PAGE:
February 2014: Massive swell coming through. My friends and I shared bloated surf reports through texts and social media leading up to the weekend, excited for the potential glory ahead. But deep down, a tiny nagging worry was there in the pit of my stomach asking if I could handle it. Of course I could handle it...right?
Photo courtesy of Brian Esquivel.
The big day comes and, after checking out a couple unsurfable spots (huge closeouts on shallow sand), we back-tracked to a break where some other guys looked like they were having a good time. We suited up and paddled out, only to immediately be swept into a current and carried down into a cove and back to shore. The humility began. This happened three more times as I'd head for the break, only to get carried away and pounded by the ten foot waves. All the while I was watching guys shred these beautiful right-handers, snapping the tops of overhead sets and then paddling back for more.
After the fourth thwarted attempt, I decided I wouldn't be kept down and, hitting a rare lull between sets, I made it out. I rested for a quick minute before going for a wave. I paddled and caught it, but that's when things get hazy...I'm still not sure exactly what happened, except that I was soon falling down a steep drop with no board.
I hit the water and found myself in the washing machine -- a recently frequent friend of mine -- I stayed calm and made it out, catching a breath before the next wave hit. I made to the surface again and then reached for my leash...gone. I looked ahead to find my board being tossed and carried off to shore.
I back-stroked my way in while praying to not die, and God must have heard because after a little swim I found my board parked about halfway in, caught on some kelp I think. When I finally hit the shore, I didn't go back.  For the record, my friends didn't do much better than me, so we all chalked it up to experience and a little extra duck-diving practice, and headed to Jack in the Box for some self-indulgent fast food.
Well, fast forward a few days and my friend Russell tells me he went out again, not able to make it to the break. "Really Russell? You couldn't even make it out?" I haughtily thought to myself. "What a wuss...."  And then it happened --a few days later I pulled up to what is normally a fairly docile beach and the waves were breaking 30 yards past their normal spot in huge sets. Fear set in.
I watched the waves as I approached the beach, thinking to myself, "Your daughter is due next week, Rick. Don't die." The middle waves were heavy closeouts, unless I could make it to the huge sets in the back, so that was my goal. I looked for my spot, eventually finding a little lull, and went for it.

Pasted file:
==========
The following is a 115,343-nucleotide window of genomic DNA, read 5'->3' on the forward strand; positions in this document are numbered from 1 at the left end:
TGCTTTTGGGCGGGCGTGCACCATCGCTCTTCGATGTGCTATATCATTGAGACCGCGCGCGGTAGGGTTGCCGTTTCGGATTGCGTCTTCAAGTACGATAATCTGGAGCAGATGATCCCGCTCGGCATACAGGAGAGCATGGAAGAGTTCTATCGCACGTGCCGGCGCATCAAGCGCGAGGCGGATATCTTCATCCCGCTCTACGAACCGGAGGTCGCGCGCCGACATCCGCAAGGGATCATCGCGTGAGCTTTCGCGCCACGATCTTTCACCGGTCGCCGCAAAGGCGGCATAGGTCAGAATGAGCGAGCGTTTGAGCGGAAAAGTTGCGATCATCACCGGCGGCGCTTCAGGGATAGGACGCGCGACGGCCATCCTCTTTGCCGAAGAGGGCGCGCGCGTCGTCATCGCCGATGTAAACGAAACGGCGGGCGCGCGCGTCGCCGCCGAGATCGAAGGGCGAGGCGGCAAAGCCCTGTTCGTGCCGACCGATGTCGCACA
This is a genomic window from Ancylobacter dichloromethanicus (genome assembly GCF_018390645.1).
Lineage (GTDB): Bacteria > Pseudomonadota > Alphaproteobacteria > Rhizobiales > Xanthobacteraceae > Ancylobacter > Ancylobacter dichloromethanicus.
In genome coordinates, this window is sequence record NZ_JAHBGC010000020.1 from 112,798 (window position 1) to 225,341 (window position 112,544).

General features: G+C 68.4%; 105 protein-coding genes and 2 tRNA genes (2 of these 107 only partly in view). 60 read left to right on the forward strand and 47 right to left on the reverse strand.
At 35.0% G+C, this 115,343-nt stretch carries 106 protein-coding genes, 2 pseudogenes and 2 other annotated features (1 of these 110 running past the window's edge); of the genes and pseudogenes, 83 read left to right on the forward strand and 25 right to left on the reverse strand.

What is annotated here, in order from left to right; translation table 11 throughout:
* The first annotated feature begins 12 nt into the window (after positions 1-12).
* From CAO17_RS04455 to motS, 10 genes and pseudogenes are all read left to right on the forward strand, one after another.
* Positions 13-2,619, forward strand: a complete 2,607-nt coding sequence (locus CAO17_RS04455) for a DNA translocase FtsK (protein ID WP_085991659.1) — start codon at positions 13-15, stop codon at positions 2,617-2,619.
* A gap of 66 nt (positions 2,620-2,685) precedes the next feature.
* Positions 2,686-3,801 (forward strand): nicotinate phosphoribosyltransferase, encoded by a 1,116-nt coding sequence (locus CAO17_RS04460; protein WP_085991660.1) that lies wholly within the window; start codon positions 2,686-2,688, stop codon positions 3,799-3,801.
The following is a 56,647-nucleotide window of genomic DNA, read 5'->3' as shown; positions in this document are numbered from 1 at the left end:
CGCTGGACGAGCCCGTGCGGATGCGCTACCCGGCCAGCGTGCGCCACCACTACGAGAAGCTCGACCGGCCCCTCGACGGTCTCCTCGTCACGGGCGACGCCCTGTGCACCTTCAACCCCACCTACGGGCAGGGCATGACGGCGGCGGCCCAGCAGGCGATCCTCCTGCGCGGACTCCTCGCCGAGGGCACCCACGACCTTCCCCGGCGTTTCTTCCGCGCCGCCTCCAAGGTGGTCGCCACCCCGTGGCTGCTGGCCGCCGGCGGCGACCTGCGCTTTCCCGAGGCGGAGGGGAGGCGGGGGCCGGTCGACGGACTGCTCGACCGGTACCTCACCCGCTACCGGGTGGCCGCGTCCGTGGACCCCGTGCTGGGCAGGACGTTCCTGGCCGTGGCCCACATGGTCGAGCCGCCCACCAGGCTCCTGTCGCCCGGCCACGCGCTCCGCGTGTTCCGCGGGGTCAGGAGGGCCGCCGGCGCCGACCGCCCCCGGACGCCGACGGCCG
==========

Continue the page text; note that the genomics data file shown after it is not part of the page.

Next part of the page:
I then got slapped by some incredibly handsome whitewash as I watched the only other surfer out catch a beautiful right-hander and ride it with style. Eventually, I made it pretty far before I realized I didn't put nearly enough wax on my board because I'm sliding all over the place. So I went back in without catching a single wave and waxed up.
Humility is often found in experiencing something bigger than yourself.
Try #2: more of the same -- pounding and never ending sets. As soon as I thought I'd made it out to the break, I peeked over the crest of the wave I was paddling over and a wave twice its size was crashing in front of me. I got a lot of duck-diving practice that day...a lot.
Well, a man can only take so much. For some reason, I was also getting spooked paddling in the white after-wash of the larger waves. So after biting my lip on a duck-dive-gone-wrong and feeling like a shark hit my foot, I paddled in.
Defeated and dejected, scared and bleeding, I performed the walk of shame back to my backpack on the beach -- all the while watching awesome waves roll in, one after the other. Soon the other surfer came in and told me about how wonderful the waves were at the break. I sheepishly told him I never made it. "Oh," he said, with a little consolation in his voice, and nothing more.  After he left, I stood there for a long time, watching the water and wondering if I should have paddled back out. I wanted to. I'm not one to quit easily. But the reasons to stop (bleeding lip, responsibilities back home, the "shark") kept popping up, so I left.
As I walked to my car, I decided that this would not be a defining moment in my life. I won't be the guy who gives up after half-an-hour of paddling because he's tired. It was just an off-day. A day counted as experience and a good workout. A day to be forgotten, save the lessons learned. A day for humility.
[Originally published in part on the blog]